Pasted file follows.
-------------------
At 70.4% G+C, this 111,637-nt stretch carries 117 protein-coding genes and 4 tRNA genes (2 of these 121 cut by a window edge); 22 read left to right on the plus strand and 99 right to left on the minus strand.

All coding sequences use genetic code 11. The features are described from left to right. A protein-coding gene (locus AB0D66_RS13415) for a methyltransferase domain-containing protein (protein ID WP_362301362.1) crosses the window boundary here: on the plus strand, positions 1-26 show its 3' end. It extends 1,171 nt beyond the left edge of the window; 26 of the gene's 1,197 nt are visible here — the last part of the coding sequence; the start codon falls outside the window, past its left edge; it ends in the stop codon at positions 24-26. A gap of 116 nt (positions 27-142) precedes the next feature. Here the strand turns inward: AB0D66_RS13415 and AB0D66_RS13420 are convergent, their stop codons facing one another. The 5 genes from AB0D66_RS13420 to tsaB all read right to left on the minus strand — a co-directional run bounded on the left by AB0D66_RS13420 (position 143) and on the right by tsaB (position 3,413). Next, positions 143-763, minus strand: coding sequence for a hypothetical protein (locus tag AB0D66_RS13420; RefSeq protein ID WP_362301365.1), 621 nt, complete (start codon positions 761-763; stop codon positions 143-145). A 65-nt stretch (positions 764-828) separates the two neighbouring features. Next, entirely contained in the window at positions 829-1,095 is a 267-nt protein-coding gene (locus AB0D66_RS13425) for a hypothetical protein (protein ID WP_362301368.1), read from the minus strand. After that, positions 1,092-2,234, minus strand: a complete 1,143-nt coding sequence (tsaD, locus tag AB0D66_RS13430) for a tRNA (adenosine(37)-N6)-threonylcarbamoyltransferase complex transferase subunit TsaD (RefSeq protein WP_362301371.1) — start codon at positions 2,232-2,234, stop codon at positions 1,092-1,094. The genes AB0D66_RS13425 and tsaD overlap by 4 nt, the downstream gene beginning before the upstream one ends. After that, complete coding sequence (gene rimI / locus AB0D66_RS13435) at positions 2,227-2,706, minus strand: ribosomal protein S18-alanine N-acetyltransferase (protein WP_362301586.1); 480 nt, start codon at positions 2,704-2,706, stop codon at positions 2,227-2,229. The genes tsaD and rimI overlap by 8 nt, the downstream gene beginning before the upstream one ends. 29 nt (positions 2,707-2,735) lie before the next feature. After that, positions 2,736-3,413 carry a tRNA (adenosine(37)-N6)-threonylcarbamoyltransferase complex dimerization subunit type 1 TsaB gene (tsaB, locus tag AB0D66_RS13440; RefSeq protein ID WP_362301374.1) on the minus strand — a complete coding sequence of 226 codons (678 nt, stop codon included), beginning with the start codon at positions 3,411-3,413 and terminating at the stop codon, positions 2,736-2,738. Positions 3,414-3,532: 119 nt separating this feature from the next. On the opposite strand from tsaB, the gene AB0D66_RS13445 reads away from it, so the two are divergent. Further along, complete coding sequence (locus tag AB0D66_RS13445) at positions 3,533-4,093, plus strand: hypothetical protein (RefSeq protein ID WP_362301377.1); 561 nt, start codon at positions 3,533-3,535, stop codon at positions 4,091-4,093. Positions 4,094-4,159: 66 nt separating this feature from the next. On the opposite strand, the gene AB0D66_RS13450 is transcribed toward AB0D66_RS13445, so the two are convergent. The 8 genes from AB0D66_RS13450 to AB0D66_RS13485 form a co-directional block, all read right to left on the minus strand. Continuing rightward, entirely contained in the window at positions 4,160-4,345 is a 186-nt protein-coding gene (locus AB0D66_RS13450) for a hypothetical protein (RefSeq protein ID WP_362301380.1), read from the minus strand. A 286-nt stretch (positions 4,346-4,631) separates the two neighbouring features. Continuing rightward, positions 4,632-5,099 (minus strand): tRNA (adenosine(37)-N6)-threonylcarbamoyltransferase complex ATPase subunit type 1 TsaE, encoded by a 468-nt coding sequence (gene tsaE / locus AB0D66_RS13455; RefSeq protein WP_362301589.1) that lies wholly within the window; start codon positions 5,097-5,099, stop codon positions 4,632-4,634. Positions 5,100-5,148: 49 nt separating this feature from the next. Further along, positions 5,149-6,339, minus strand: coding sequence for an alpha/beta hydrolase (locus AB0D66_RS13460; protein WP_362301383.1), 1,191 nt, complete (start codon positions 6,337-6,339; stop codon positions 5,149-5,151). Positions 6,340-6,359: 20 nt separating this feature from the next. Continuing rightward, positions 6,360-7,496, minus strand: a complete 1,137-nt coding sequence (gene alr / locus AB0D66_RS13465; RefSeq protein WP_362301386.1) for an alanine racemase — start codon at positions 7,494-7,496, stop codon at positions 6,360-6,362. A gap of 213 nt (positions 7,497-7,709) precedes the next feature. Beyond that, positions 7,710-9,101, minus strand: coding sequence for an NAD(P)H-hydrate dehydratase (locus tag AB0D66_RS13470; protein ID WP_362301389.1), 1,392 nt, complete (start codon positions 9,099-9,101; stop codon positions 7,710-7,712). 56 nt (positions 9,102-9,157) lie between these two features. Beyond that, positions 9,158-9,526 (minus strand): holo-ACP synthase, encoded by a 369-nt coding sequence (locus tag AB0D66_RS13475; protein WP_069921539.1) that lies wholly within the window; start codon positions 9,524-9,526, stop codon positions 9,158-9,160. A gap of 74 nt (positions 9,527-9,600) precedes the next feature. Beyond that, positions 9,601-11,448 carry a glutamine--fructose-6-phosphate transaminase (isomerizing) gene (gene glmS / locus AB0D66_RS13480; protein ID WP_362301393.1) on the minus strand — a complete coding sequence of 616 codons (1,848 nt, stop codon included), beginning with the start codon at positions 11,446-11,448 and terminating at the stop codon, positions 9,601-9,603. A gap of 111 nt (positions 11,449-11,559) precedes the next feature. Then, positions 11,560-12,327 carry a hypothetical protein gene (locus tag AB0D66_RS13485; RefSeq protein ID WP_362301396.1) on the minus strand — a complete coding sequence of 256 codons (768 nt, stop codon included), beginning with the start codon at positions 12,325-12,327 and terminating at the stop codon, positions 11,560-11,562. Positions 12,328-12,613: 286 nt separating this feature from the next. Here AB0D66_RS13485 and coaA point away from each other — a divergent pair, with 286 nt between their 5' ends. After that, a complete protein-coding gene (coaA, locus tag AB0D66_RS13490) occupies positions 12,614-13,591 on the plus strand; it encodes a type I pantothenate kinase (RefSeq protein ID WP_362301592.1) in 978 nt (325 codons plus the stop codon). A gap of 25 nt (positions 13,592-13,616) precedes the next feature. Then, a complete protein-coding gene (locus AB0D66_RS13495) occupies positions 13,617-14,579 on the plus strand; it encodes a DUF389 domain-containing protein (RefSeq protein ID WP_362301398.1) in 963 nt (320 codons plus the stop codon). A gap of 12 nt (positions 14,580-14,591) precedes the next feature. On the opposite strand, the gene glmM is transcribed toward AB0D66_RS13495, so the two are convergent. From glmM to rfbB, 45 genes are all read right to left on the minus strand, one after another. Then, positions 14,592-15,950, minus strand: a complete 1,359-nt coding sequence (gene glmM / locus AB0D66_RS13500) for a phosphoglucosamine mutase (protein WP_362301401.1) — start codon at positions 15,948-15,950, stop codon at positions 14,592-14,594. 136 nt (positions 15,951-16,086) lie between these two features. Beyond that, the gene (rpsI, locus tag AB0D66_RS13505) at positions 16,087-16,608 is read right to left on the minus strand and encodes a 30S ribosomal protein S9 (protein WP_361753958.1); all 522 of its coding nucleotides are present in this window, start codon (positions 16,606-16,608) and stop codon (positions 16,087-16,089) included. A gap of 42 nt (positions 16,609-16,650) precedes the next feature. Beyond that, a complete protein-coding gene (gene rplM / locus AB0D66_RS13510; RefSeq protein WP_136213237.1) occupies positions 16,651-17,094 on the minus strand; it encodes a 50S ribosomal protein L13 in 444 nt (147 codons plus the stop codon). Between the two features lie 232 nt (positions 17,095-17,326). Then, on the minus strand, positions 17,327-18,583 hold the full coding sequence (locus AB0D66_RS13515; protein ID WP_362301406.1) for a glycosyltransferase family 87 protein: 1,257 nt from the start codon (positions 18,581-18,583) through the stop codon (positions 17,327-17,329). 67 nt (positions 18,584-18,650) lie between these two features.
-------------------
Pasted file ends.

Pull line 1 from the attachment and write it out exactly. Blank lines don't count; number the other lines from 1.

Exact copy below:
At 70.4% G+C, this 111,637-nt stretch carries 117 protein-coding genes and 4 tRNA genes (2 of these 121 cut by a window edge); 22 read left to right on the plus strand and 99 right to left on the minus strand.